XenMatrix Surgical Grafts Recalled Over Toxins

A type of collagen graft used in hernia and abdominal wall repair surgeries has been recalled by its manufacturer, Davol, Inc., reports the FDA.  As of January 11, 2011, XenMatrix surgical grafts are subject to a class I recall, the FDA explains, which indicates “there is a reasonable probability that use of these products will cause serious adverse health consequences or death.”

When tested, some of the XenMatrix grafts were found to contain higher than permissible levels of endotoxins, according to the recall notice.  The Merck Manual Online Medical Library notes that endotoxins are toxic substances found on the outer membranes of certain types of bacteria.  When these outer membranes are disturbed, says the Manual, the endotoxins are released into the surrounding area and contribute to the symptoms of a bacterial infection, such as inflammation and, in severe cases, even septic shock.

According to the FDA’s recall notice, the endotoxins found on the grafts are pyrogens, meaning they can cause fever if they are introduced into the bloodstream.  Since the grafts are inserted during surgery, introduction to the bloodstream is essentially inevitable.  There are yet to be any consumer complaints, reports the FDA, so the recall is being used as a preventative measure.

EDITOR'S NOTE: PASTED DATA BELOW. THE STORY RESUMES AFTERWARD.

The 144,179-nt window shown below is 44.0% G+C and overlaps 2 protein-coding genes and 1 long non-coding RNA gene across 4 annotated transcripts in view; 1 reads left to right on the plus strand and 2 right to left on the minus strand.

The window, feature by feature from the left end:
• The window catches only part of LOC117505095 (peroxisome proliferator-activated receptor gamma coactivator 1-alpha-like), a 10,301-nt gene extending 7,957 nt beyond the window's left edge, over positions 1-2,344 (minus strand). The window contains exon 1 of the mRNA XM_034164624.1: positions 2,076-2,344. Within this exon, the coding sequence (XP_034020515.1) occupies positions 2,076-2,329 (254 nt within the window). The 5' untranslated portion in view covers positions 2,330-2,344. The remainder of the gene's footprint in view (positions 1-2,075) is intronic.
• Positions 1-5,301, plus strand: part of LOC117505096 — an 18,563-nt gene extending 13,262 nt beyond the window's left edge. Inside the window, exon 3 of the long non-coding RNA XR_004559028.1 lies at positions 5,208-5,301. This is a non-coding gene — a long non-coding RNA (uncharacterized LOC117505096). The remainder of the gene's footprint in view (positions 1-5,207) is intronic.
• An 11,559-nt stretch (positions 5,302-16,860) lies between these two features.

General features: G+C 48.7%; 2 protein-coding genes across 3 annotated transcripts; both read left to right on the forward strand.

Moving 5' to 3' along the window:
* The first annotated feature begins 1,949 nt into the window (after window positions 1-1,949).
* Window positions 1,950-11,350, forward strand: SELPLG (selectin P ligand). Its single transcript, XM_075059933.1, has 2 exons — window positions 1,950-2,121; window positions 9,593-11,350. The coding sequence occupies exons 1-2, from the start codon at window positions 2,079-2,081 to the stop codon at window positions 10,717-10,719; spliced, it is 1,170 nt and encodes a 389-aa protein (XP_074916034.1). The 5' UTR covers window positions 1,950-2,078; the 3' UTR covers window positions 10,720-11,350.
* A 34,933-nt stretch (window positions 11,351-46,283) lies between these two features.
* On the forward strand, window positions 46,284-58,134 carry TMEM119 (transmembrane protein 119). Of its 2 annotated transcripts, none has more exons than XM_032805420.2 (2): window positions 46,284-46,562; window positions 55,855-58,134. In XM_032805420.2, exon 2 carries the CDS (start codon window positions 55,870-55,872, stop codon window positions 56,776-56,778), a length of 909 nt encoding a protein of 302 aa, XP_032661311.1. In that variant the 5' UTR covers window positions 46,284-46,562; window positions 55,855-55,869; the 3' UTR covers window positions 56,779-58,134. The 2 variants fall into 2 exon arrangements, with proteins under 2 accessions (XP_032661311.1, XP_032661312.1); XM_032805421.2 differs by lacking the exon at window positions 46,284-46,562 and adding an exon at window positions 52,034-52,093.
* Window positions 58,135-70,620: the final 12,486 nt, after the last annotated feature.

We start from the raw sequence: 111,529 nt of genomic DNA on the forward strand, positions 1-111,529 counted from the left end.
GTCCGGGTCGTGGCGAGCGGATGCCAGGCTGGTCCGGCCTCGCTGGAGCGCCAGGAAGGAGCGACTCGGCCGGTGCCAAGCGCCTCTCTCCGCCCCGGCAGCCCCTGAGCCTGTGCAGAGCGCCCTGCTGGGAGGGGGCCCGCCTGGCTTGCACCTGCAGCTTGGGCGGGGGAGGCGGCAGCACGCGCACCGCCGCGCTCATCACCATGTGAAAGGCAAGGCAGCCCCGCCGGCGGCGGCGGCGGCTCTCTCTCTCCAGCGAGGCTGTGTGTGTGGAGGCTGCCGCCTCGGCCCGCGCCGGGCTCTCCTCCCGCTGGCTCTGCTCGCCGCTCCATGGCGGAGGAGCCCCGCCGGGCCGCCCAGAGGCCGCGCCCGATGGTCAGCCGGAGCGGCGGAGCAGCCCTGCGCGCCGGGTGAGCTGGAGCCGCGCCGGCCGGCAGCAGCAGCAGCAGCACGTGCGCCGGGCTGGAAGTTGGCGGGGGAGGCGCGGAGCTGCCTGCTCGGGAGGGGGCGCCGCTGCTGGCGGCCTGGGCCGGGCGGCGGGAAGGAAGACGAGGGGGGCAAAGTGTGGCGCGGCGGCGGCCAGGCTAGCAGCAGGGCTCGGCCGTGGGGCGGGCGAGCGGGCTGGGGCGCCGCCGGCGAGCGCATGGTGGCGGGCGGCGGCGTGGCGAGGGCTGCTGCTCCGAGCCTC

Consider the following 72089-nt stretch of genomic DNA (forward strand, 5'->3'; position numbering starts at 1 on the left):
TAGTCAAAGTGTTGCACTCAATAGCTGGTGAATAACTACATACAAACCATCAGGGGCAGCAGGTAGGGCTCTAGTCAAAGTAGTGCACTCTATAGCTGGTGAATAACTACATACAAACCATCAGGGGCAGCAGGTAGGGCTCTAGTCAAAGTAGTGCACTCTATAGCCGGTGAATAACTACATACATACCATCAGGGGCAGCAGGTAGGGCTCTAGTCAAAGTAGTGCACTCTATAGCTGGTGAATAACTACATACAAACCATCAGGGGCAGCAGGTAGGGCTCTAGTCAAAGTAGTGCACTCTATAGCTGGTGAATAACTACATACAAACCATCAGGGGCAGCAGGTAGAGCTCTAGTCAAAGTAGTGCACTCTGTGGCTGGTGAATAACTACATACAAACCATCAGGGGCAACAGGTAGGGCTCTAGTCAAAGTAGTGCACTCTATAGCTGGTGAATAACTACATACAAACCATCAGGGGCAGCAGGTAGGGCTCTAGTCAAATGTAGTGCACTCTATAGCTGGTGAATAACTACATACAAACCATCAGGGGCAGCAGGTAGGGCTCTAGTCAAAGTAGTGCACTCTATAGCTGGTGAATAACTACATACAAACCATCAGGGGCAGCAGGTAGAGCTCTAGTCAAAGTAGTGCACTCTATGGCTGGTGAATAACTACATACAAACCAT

The recall applies to XenMatrix surgical grafts manufactured between June 1 and October 31, 2010, and sold beginning on July 1, says the FDA.  The recall notice applies to grafts with lot numbers beginning with the following four-letter combinations: HUTF, HUTI, HUTJ, HUTK, HUTL, HUUA, HUUB, HUUC,
HUUD, HUUE, HUUF, HUUG, HUUH, and HUUJ.

This product is not sold directly to patients, but any doctors, hospitals, or other health care agencies or professionals who purchased the recalled units are urged to contact the Davol customer service line at 1-800-556-6275 for instructions on returning the grafts, says the FDA.  Davol, a subsidiary of C.R. Bard, Inc., is based out of Rhode Island in the FDA’s New England district. Any problems with the grafts can also be reported to the FDA’s Safety Information and MedWatch Adverse Event Reporting Program.

References:

Merck Manuals Online Medical Library. (September, 2008). “Introduction: Bacterial infections.” Retrieved March 8, 2011 from MerckSource.

U.S. Food and Drug Administration. (March 7, 2011). “Davol Inc., Xenmatrix surgical graft.” Retrieved March 8, 2011 from the FDA.